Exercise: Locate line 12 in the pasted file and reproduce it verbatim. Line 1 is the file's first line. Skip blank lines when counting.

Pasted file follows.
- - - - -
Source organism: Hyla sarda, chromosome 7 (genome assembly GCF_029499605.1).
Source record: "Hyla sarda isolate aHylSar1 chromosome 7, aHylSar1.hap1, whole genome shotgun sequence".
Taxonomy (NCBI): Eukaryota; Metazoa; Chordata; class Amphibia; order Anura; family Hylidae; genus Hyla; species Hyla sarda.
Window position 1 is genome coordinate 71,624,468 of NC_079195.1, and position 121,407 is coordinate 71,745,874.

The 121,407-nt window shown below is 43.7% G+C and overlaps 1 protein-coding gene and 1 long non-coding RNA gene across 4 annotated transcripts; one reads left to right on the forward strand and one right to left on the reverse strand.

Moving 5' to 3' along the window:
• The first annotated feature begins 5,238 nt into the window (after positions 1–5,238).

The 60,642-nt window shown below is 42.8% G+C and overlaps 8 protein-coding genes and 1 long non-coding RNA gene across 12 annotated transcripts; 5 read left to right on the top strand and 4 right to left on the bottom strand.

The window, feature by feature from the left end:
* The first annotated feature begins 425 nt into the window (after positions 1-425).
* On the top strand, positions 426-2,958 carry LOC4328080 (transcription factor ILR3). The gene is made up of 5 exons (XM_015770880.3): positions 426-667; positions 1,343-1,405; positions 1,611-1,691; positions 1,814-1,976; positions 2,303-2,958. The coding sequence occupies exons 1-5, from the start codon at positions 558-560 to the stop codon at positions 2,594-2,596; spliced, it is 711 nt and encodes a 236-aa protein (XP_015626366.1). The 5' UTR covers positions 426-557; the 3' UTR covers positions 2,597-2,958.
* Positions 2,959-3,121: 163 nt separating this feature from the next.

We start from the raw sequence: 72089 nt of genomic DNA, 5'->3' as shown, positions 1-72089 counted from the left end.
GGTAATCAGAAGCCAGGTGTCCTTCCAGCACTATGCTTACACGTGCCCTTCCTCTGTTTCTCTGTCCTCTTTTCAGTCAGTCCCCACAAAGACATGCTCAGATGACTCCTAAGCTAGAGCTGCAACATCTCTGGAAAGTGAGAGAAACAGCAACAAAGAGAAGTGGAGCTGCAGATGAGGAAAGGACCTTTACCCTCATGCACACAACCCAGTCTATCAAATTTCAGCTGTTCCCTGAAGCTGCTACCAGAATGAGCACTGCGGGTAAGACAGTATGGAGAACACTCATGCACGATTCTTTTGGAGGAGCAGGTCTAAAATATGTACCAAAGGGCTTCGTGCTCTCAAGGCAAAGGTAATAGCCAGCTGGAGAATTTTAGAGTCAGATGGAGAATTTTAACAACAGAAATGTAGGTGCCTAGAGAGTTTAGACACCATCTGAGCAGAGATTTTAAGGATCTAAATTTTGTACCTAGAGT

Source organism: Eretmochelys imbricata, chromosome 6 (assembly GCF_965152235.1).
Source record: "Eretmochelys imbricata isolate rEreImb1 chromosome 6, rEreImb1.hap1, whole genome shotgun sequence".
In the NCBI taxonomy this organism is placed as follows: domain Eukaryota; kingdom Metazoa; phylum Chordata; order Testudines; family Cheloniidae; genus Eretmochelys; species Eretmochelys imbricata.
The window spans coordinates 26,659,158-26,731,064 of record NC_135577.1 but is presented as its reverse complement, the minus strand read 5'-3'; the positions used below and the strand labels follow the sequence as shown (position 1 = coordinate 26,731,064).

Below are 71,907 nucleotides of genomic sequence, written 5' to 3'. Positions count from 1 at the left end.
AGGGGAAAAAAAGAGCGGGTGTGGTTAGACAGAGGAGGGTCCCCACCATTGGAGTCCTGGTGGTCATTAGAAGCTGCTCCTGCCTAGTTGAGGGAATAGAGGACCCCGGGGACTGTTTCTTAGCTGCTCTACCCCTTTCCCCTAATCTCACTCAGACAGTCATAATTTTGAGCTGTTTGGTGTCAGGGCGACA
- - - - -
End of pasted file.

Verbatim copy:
* Positions 2,959-3,121: 163 nt separating this feature from the next.